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What is National Healthcare Decisions Day?

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Every April 16th, the healthcare community commemorates National Healthcare Decisions Day (NHDD), with some institutions championing healthcare decisions all month long. The Conversation Project, which leads NHDD each year, notes: “NHDD is an initiative to encourage patients to express their wishes regarding healthcare and for providers and facilities to respect those wishes, whatever they may be.” At its core, this awareness day is designed to foster conversations about advance care planning. While many people tend to equate advance care planning with end-of-life planning, advance care planning is actually designed to ensure we receive the care we want (or don’t want) at all stages of life and care. In Outcomes4Me’s home state of Massachusetts, the state’s Coalition for Serious Illness Care describes the process as ensuring everyone receives “the care that supports what matters to us throughout our lives, especially if we’re seriously ill.”

What’s advance care planning? Advance care planning is important for everyone, but becomes even more important when facing a serious illness such as cancer. It involves thinking about, communicating, and documenting your care wishes and ensuring you have designated somebody else who can communicate (and act upon) your wishes if you can’t speak on your own behalf. Remember that thinking about, and discussing, your wishes for care and your expectations around your quality of life doesn’t necessarily mean your diagnosis can’t be managed; instead, it ensures you’re approaching your treatment in a way that reflects your personal values. These are some of the terms associated with advance care planning:

  • Advance directives: These are the legal documents that articulate your care goals.
  • Healthcare proxy: A healthcare proxy is a person familiar with your care wishes who can make decisions about your health if you can’t communicate them directly to your care team. You formalize your relationship with your healthcare proxy by completing what is called a durable power of attorney for health care.
  • Living will: A living well puts into writing your preferences around your care in an emergency situation–for example, are there treatments you would want to avoid?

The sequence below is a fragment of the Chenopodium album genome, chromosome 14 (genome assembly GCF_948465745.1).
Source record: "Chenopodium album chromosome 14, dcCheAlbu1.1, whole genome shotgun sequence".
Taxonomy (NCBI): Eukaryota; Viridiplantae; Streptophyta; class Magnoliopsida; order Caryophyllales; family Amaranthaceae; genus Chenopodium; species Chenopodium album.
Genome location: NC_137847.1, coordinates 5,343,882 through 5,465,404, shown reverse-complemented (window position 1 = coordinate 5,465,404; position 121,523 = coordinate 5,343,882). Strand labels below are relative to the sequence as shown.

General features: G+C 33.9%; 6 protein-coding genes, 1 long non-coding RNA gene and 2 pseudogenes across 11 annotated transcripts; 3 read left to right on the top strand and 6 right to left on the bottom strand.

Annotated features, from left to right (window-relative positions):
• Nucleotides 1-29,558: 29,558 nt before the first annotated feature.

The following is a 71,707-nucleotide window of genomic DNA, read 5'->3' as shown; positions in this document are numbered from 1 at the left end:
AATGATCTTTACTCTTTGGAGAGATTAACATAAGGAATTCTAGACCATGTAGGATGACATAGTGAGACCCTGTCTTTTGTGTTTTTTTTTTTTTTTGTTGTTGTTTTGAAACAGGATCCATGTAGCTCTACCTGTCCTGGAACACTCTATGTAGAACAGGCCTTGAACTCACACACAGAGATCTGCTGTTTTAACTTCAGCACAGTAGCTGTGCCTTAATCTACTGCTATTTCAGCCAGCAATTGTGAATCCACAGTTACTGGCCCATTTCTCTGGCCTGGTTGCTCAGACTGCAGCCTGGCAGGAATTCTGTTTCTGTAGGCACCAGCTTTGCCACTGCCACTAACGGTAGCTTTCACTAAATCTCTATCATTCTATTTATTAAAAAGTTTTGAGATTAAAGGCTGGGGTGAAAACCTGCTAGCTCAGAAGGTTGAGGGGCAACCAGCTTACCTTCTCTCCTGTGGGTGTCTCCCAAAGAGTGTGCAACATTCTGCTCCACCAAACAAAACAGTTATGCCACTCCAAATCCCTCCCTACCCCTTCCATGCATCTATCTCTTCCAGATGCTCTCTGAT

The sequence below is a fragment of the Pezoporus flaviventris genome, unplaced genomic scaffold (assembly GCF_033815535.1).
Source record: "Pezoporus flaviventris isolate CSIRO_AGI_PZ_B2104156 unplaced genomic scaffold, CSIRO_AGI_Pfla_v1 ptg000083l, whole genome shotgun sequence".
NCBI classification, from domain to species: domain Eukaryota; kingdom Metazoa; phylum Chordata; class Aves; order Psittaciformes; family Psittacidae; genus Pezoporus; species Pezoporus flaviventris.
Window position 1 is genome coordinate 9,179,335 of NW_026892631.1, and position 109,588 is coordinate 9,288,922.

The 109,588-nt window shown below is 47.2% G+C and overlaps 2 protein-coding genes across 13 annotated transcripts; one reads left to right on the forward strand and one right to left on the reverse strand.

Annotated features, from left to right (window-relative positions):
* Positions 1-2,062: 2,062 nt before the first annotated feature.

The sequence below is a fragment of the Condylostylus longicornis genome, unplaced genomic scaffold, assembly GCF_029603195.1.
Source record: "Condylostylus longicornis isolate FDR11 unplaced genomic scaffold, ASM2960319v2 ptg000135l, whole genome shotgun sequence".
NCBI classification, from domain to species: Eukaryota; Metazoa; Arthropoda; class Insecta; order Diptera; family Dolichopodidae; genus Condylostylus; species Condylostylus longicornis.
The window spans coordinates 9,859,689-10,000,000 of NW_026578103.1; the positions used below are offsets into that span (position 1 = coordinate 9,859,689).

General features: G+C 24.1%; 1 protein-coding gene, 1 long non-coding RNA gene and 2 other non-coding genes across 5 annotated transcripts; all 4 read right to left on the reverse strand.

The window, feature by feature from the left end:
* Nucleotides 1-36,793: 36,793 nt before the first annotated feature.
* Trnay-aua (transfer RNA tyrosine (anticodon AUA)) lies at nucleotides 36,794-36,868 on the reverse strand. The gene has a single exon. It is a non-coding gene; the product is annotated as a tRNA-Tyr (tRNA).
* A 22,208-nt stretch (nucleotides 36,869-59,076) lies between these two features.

• Palliative care: When living with advanced cancer, discussing palliative care with your doctor can help to ensure you’re aware of patient-centered approaches to care that prioritize quality-of-life at the end of life.

While the focus of NHDD is around healthcare decisions specifically, advance care planning can have implications beyond healthcare to arenas such as your faith, your finances, or your legal affairs. Nobody wants to think about a stage in our life or care where we can’t make or verbalize decisions for ourselves, which is why organizations like The Conversation Project urge all adults to have these conversations, regardless of health status.

Resources to help you with advance care planning:

  • The Conversation Project: find tools to help you start conversations with your loved ones, designate a healthcare proxy, talk to your doctor, and more.
  • AARP: find advance directive forms specific to the state you live in.
  • Cake: explore this platform for guidance around wills and estate planning, as well as healthcare planning.

Advance care planning is yet another area where the burden often falls on patients. In our recent State of Patient Empowerment Report study, we uncovered that in a group of over 1,800 breast cancer patients:

  • Doctors did not broach advance care planning with 70 percent of those newly diagnosed
  • 66 percent of patients in active treatment said their doctor did not discuss advance care planning

Take control of your cancer care and explore the resources above and take action to document your care wishes today.

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